Cadence already has over 300 program participant institutes in India. The company regularly conducts ‘train the trainer’ programs as well. This program has so far witnessed the tapeouts of five chips and includes IPs from 14 colleges.
Cadence has also started additional strategic programs. First, finishing schools — initiatives with some universities and Indian semiconductor houses. These have been established to bridge the skill gap. Cadence has seen some success in Hyderabad and Bangalore. It has also contributed to the industry demand of manpower. Cadence also has the Orcad training program.
Joint development activity has been happening within the industry-academia to provide a consistent quality of curriculum and develop broader penetration.
The enablers/catalysts are industry veterans, who accept their social responsibility of training upcoming engineers. Some of the first movers aer already Cadence’s training partners.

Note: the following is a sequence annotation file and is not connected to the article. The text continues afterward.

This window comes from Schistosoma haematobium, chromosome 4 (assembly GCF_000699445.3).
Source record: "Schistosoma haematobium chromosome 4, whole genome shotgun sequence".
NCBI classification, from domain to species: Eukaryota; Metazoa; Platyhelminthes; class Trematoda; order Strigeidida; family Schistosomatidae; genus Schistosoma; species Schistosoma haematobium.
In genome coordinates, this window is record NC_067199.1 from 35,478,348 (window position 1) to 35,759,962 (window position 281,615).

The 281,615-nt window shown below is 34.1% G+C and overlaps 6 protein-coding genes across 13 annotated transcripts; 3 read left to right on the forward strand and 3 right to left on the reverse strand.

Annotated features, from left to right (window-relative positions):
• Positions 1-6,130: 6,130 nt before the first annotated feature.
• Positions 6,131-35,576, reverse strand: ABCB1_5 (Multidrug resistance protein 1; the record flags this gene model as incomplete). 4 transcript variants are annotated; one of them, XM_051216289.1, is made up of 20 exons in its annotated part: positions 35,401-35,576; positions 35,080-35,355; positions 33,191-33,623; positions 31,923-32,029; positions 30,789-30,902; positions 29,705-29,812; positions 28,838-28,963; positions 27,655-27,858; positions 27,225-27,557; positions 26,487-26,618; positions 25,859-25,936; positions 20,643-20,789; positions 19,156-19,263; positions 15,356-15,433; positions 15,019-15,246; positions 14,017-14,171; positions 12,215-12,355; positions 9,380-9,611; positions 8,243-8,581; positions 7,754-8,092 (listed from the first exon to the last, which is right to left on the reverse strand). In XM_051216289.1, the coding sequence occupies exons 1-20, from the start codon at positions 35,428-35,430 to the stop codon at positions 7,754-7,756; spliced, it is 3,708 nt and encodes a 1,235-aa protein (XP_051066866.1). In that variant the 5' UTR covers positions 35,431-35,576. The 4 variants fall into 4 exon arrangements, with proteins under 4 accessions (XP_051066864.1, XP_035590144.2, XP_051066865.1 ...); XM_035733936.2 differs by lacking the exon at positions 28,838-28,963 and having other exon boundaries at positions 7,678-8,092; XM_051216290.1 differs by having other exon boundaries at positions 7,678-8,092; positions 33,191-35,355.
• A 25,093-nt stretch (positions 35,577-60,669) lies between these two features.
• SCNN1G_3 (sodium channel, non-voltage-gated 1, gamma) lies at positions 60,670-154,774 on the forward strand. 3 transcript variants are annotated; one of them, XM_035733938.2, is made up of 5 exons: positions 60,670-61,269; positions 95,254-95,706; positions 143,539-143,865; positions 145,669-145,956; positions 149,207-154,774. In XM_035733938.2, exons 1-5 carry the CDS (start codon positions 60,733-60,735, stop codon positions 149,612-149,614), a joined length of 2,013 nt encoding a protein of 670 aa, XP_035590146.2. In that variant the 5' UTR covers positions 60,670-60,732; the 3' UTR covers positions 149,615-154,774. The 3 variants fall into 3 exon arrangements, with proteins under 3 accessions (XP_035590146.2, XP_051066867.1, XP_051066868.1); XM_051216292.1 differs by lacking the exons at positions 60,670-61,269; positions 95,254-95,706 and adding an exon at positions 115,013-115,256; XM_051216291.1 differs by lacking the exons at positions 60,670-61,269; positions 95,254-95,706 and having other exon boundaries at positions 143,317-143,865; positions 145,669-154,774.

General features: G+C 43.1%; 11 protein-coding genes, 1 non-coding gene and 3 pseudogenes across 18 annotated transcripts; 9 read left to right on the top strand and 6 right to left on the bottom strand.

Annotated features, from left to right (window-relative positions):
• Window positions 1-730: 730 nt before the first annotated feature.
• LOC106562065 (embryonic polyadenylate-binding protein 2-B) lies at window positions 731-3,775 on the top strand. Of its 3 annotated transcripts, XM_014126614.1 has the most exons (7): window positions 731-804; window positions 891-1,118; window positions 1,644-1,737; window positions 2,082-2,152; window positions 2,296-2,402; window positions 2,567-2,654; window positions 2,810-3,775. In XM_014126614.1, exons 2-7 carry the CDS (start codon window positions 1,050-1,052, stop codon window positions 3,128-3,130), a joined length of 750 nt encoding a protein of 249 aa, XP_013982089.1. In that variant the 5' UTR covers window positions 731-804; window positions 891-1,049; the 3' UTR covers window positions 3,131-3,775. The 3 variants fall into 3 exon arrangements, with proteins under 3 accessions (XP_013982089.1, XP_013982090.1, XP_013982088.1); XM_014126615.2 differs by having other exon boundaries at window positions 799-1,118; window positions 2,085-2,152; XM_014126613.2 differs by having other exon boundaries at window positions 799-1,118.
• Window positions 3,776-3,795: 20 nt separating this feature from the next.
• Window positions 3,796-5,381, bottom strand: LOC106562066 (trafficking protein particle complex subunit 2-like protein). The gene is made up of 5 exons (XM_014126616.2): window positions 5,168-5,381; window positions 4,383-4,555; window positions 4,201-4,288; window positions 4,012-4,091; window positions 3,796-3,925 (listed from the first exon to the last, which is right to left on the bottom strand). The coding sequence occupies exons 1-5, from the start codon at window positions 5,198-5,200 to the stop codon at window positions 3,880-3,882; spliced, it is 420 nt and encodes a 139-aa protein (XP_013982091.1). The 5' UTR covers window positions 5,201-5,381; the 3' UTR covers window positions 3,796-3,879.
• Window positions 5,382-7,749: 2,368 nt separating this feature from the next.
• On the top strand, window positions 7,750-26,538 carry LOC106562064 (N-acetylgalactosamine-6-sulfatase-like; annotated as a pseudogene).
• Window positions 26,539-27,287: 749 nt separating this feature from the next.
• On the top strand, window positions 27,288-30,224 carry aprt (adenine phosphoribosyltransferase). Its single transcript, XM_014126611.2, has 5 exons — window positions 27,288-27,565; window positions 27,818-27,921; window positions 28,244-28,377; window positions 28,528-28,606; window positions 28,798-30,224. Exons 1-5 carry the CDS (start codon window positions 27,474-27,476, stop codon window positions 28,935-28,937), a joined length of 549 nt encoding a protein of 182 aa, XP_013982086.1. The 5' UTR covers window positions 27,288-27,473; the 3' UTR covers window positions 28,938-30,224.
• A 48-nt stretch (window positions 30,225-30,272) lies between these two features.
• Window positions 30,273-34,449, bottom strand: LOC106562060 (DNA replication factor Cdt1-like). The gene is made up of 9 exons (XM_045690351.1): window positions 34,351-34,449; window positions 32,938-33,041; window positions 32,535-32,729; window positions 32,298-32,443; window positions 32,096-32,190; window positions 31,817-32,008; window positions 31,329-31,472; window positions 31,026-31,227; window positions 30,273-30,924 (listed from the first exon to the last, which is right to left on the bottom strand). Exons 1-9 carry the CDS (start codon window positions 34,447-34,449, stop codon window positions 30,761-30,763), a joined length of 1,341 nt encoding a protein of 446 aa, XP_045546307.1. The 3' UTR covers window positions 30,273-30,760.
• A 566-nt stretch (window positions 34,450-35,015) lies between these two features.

Cadence’s CVCP has been launched with objective of delivering graduates that are ‘industry grade’. It will also provide an incremental training approach, leading up from VLSI fundamentals to industry relevant skills.
The industry relevant leading edge course work has been developed and proven through various programs such as the Cadence-Brazil initiative. Graduates will undergo hands-on guided development projects. The CVCP’s duration is of 214 hours spread over six months. It offers the following:
* MTEch in VLSI.
* MTech in digital electronics.
* MTech in embedded systems.
* BE/BTech in ECE, EE, TC.
The course will be running concurrent to the ongoing degree. Cadence owns the course, which is delivered by CCTP with support from CDNS. NIST, Berhampur, in Orissa, is the first participant in the CVCP with a batch of 60 students.